In the macaque monkey, the biodistribution of 64Cu-BaBaSar-RGD2 shows high uptake in the kidney and bladder and steady renal clearance. At 1 h after injection of 64Cu-BaBaSar-RGD2, 72.39 ± 10.57% of injected activity was accumulated in kidney and bladder. To our delight, 64Cu-BaBaSar-RGD2 was cleared rapidly from all the organs. The intestinal elimination of 64Cu-BaBaSar-RGD2 was indicated by gut activity loss. The liver and heart had high activity accumulation in the early stages after injection, which cleared very rapidly as time progressed.

In Table 4, we compared the radiation doses of 64Cu-BaBaSar-RGD2 with a few other PET probes including 18F-galacto-RGD [9], 18F-FDG [27], and 64Cu-RGD4 [28]. The absorbed doses in the heart, and brain were much lower for 64Cu-BaBaSar-RGD2 than those for 18F-FDG. The low brain uptake could be attributed to the fact that 64Cu-BaBaSar-RGD2 could not cross the blood-brain barrier (BBB). Because the major clearance route was the urinal system, the absorbed doses of 64Cu-BaBaSar-RGD2 in urinary bladder, and kidneys were higher than those for 18F-FDG. From previous reports, all the RGD-derived PET probes were excreted through the urinary system, so that the urinary bladder doses of RGD-related PET probes such as 18F-Galacto-RGD, 64Cu-RGD4, and 64Cu-BaBaSar-RGD2 were much higher than that for 18F-FDG. However, patients can urinate frequently to reduce the bladder dose, which is the second highest among all the organs in this study. Comparing the dosimetry of 64Cu-RGD4 and 64Cu-BaBaSar-RGD2, we find out that 64Cu-BaBaSar-RGD2 has much higher kidney dose than 64Cu-RGD4. BaBaSar bifunctional chelator is a polyamine macrobicyclic ligand, which is more positively charged than the DOTA (tetraazacyclododecane-1,4,7,10-tetraacetic acid) counterpart in 64Cu-RGD4. The electrostatic interaction between more positively charged 64Cu-BaBaSar-RGD2 and negatively charged surface of renal proximal tubular epithelial cells would favor the re-absorption of the filtered 64Cu-BaBaSar-RGD2 by the glomerular apparatus. This re-absorption process possibly increases the retention of 64Cu-BaBaSar-RGD2 in kidneys and their corresponding radiation dose. This result is consistent with previous study for the molecular charges on the renal uptake of 111In-labeled octreotide [29]. On the contrary, the liver and pancreas doses of 64Cu-RGD4 are much higher than those of 64Cu-BaBaSar-RGD2, which might be due to the higher lipophilicity of the RGD tetramer than the RGD dimer [28].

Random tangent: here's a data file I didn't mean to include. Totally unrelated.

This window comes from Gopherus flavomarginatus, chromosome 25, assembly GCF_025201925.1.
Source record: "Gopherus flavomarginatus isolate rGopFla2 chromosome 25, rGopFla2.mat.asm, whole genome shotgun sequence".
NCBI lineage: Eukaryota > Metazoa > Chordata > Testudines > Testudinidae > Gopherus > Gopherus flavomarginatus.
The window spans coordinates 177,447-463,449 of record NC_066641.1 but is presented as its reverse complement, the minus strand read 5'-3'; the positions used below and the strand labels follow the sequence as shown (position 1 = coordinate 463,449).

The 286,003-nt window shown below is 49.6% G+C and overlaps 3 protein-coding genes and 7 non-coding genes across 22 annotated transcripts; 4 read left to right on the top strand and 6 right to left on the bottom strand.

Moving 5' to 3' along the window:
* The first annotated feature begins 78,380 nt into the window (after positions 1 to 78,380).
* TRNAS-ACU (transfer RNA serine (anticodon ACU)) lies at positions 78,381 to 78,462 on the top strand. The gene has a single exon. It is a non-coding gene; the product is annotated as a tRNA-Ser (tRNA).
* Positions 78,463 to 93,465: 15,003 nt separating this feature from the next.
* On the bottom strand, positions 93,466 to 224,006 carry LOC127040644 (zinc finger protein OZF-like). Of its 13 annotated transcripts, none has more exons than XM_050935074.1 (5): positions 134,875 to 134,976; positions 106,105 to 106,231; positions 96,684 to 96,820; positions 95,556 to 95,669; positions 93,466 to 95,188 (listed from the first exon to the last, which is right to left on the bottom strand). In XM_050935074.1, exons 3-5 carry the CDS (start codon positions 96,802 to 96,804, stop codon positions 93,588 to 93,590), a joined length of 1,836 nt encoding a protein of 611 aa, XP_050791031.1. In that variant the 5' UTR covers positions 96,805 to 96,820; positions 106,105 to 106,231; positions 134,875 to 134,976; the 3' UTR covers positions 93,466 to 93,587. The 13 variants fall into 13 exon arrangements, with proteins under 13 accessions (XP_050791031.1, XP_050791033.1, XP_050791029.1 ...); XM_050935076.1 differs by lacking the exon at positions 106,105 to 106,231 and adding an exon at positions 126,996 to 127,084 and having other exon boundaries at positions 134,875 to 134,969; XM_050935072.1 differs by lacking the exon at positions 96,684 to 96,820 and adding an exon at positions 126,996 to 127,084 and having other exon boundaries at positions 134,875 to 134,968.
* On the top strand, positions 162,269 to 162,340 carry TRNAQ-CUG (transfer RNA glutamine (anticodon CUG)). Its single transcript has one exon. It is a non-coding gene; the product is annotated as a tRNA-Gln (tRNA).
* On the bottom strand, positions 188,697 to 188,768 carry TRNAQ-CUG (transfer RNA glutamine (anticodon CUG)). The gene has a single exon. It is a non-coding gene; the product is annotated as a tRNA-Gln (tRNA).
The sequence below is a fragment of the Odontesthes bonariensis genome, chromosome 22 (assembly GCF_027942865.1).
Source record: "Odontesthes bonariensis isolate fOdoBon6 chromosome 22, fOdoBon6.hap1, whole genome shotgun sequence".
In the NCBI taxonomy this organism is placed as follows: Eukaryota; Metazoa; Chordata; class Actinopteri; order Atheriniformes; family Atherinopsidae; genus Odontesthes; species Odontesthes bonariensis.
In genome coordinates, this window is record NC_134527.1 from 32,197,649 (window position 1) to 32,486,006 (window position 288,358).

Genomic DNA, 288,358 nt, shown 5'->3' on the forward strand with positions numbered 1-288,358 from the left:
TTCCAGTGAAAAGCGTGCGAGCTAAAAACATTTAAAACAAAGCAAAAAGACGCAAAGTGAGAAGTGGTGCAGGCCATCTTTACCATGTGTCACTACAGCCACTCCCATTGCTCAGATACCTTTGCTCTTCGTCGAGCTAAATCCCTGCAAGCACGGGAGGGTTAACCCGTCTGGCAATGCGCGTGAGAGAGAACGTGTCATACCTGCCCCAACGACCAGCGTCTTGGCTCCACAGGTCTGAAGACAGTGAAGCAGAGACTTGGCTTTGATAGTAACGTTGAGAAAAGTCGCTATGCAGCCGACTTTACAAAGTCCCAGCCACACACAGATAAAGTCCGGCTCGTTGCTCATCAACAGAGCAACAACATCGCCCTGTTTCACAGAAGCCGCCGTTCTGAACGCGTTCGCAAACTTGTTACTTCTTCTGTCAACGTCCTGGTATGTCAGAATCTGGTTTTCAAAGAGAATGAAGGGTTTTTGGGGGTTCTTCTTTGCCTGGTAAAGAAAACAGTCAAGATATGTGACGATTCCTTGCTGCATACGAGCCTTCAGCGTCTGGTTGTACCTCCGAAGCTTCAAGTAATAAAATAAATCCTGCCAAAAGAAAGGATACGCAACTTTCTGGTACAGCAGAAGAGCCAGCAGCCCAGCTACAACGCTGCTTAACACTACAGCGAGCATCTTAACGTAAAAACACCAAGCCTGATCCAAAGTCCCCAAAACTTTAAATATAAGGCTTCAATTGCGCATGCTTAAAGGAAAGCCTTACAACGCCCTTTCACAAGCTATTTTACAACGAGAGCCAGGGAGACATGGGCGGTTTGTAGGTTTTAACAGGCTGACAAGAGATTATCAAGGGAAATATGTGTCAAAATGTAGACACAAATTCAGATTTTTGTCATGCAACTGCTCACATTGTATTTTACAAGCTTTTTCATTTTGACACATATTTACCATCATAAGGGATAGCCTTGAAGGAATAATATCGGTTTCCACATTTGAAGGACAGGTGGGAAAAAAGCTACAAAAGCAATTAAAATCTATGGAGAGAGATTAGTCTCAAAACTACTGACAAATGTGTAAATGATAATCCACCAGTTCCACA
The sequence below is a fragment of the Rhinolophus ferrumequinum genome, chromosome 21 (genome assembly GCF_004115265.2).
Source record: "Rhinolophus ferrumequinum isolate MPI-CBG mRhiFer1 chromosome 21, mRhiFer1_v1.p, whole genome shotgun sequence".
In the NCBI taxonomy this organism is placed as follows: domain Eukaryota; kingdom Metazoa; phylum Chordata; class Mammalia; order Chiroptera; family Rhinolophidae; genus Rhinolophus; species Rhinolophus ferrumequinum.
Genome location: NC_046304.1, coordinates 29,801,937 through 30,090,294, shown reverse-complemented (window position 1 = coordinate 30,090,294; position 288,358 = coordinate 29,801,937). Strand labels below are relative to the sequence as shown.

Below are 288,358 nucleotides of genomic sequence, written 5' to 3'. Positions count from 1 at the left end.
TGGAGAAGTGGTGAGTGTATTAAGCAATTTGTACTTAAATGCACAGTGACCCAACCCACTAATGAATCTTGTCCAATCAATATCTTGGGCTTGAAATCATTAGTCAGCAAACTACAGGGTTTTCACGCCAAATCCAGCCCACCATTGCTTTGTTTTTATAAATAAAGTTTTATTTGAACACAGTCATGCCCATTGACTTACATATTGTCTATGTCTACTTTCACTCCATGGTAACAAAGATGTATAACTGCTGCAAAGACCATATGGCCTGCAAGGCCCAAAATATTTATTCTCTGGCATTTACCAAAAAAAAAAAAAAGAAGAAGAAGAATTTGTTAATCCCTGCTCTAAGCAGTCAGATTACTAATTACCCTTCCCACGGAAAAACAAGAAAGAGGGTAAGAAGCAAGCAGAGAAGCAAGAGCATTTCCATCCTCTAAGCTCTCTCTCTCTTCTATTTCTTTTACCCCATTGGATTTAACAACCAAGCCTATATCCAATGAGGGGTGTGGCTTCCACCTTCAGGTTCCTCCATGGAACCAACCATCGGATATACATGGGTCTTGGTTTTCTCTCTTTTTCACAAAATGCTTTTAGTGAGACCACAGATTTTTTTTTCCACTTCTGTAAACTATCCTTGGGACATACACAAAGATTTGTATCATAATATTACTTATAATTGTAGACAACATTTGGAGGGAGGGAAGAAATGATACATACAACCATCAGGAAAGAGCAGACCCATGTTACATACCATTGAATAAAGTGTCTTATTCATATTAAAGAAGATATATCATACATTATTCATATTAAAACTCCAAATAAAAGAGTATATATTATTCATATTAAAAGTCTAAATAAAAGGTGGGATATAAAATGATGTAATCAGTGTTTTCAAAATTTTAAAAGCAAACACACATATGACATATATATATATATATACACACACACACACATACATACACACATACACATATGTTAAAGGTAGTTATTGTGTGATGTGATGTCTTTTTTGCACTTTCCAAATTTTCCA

Table 4. Organ doses in μGy/MBq for several pet imaging agents.

Between the monkey and human, there were many similarities on biodistribution and dosimetry data. Despite being similar physiology to humans, human effective dose using monkey data could be either underestimated or overestimated. For example, the effective dose of hypoxia marker 18F-HX4 estimated from monkey study is significantly higher (42 μSv/MBq) than the results obtained from humans (27 μSv/MBq) [30]. Moreover, although we do not expect that the anesthesia affects the biodistribution and metabolism of 64Cu-BaBaSar-RGD2, it has been found that different anesthetic protocols can result a significant effect on the uptake of many organs [31]. Another issue to be discussed in this study is that we used a single monkey for 3 imaging sessions due to the limitation of monkey number. To make up for the limited number of animals, we performed the following arrangements. (1) The 3 imaging sessions were acquired over 8-month period. It was considerably long interval for the monkey to recover. Over this period, the monkey body weights were changed which would have an impact on the biodistribution of the tracer for statistical purpose. (2) We injected different amounts of tracer (13.1–19.7 MBq/kg) into the animal to test the variations of each scan. Our plan is to test 64Cu-BaBaSar-RGD2 in healthy volunteers and patients for integrin quantification. One injection per human will be applied in the study. The human radiation dose will be calculated and compared with this study after the first human trial with 64Cu-BaBaSar-RGD2.